Treating the Earth Like a Lover, Not a Mother
There are books about it. There are art exhibits about it. So, what exactly is it?
By Kristian Porter, Northern Kentucky University
Society is no stranger to environmental activism.
With increased education on climate change (despite our new president-elect believing it was invented by the Chinese), more people are becoming concerned about lowering their carbon footprint and lead more eco-friendly, sustainable lives. A new movement, however, is taking the desire to be conservational and making it a little more R-rated.
Ecosexuality has been around since the early 2000s, but has increased in popularity over the course of 2016. Google Search Data shows a dramatic spike in interest over the last year, and more than 100,000 people are believed to openly identify as an ecosexual.
What the Hell Is Ecosexuality?
Well, there is no short answer to this question. Somewhere between a sexual orientation and an activism platform, ecosexuality means different things to different people.
Wikipedia defines it as “a growing movement of art, activism, theory and social practice exploring the intersections of sexuality and ecological relations in a number of different forms and contexts.” This definition is broad because it attempts to cover the varying viewpoints within the community. According to Amanda Morgan, a faculty member at UNLV School of Community Health Sciences, ecosexuality occurs on a spectrum, similar to the Kinsey Scale for hetero- and homosexuality.
At one end of the spectrum, is “a person that finds nature romantic, sensual and sexy.”
They identify it as their orientation and engage in sexual activities with the Earth, gaining pleasure from waterfalls or talking erotically to plants.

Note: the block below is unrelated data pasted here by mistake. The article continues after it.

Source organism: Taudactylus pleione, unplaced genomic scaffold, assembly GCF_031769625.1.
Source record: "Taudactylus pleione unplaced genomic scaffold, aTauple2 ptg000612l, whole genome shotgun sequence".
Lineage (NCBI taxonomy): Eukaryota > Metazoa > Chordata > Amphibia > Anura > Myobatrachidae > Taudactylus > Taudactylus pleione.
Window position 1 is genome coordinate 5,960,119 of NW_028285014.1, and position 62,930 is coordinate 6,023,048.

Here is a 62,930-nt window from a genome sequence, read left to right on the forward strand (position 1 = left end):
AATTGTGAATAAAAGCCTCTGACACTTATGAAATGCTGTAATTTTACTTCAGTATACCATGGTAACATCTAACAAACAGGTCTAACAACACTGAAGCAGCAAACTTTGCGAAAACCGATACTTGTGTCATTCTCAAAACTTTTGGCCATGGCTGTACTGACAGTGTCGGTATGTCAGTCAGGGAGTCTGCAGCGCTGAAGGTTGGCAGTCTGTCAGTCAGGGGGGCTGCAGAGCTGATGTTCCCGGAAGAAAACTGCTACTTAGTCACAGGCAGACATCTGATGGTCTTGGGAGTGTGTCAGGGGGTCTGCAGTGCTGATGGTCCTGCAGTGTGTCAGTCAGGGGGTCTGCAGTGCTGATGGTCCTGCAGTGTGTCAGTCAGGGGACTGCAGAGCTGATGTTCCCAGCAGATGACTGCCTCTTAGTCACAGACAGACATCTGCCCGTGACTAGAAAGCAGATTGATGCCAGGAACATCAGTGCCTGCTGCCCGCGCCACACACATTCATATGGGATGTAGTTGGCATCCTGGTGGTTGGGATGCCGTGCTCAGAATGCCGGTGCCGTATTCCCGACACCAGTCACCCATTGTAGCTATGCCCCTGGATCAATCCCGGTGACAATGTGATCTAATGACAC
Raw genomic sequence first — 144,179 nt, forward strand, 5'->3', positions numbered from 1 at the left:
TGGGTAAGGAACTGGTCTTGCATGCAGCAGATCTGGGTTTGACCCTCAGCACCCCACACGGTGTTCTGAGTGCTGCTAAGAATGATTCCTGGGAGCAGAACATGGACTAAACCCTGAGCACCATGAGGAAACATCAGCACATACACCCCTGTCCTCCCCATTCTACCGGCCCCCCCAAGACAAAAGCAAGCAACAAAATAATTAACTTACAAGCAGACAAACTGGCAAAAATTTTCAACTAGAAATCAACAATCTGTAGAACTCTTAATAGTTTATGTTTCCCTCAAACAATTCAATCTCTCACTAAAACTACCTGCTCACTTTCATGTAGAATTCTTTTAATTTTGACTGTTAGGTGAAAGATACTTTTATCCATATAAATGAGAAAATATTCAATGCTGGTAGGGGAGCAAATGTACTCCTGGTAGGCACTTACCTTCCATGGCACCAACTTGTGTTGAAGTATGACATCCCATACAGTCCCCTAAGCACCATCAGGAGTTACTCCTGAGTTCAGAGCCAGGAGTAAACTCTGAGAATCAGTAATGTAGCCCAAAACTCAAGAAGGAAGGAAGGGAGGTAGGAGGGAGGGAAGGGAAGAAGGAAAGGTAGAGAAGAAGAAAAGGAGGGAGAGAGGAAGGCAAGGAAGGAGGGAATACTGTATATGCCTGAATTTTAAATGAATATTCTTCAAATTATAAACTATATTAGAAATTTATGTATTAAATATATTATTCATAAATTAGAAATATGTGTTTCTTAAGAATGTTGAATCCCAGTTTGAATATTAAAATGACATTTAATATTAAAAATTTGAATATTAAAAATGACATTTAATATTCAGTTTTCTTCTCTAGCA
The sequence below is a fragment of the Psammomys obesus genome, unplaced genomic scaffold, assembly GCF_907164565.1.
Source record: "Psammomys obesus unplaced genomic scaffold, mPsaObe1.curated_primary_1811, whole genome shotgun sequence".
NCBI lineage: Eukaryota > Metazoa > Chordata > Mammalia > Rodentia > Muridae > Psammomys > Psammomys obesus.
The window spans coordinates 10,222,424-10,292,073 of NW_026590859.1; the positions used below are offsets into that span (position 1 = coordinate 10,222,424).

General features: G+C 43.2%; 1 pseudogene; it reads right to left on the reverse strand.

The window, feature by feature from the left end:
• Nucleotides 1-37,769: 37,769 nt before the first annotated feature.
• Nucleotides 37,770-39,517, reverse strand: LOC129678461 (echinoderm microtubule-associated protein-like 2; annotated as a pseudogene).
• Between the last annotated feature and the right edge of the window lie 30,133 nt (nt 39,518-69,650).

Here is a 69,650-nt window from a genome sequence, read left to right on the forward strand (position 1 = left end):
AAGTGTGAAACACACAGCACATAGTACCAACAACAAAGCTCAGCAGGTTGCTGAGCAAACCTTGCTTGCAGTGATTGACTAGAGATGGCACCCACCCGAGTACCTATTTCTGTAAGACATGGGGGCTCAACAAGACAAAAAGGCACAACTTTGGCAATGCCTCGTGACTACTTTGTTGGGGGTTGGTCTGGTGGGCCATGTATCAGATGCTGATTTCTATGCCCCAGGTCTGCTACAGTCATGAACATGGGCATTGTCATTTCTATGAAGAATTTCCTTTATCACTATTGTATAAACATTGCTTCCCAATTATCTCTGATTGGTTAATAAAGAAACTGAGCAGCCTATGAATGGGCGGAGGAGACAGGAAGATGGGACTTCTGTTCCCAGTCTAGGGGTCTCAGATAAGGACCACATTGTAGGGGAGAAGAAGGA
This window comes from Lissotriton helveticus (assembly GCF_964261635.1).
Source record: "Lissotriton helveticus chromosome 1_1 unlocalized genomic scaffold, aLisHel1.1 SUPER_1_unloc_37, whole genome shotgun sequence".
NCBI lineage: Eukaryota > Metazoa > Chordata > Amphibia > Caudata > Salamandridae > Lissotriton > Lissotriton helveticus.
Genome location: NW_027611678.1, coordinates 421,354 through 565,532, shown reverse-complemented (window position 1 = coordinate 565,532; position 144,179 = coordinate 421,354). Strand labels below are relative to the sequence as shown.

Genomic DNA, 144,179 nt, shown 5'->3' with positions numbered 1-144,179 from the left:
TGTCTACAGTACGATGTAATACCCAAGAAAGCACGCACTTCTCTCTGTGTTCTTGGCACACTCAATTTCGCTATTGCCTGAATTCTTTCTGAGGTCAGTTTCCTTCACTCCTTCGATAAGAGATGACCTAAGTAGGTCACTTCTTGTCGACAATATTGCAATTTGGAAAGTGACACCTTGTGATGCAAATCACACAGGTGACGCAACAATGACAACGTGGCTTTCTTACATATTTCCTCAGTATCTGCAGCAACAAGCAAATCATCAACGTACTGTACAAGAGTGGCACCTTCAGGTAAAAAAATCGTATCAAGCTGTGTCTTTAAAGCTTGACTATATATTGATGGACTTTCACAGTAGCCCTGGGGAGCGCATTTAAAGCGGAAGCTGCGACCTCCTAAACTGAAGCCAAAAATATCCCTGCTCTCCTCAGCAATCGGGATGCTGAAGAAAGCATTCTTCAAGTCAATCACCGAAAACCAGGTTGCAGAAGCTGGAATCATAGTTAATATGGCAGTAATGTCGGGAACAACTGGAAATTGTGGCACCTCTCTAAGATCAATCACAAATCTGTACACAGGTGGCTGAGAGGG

On the other end of the spectrum are those looking at the movement as a way to preserve the Earth. Sex products such as condoms and lubes have a negative impact on the planet, and many followers of ecosexuality have looked for ways to make sex more environmentally conscious.
Somewhere in the middle are people who look at the environment as a platform for experiencing their own sexuality, those who like hiking naked and getting busy in the trees.
Where Did It Even Come From?
In 2011, after spending several years officiating wedding ceremonies where people took vows to love and care for the planet, Annie Sprinkle and Elizabeth Stephens published the “Ecosex Manifesto,” a document that outlined their pledge to be ecosex activists. In six clauses, the couple described their relationship with nature, saying “We make love to the Earth through our senses. We celebrate our E-spots. We are very dirty.” They establish ecosexuality as an identity. “We are polyamorous, and pollen-amorous,” the couple said. Inspired by their involvement in the fight for marriage equality, they extended the idea to include this new identity, even calling for an “E” to officially be added to the LGBTQ initialism just last year.
In 2013, they released a film called “Goodbye Gauley Mountain: An Ecosexual Love Story,” which detailed their relationship with the Appalachian Mountains.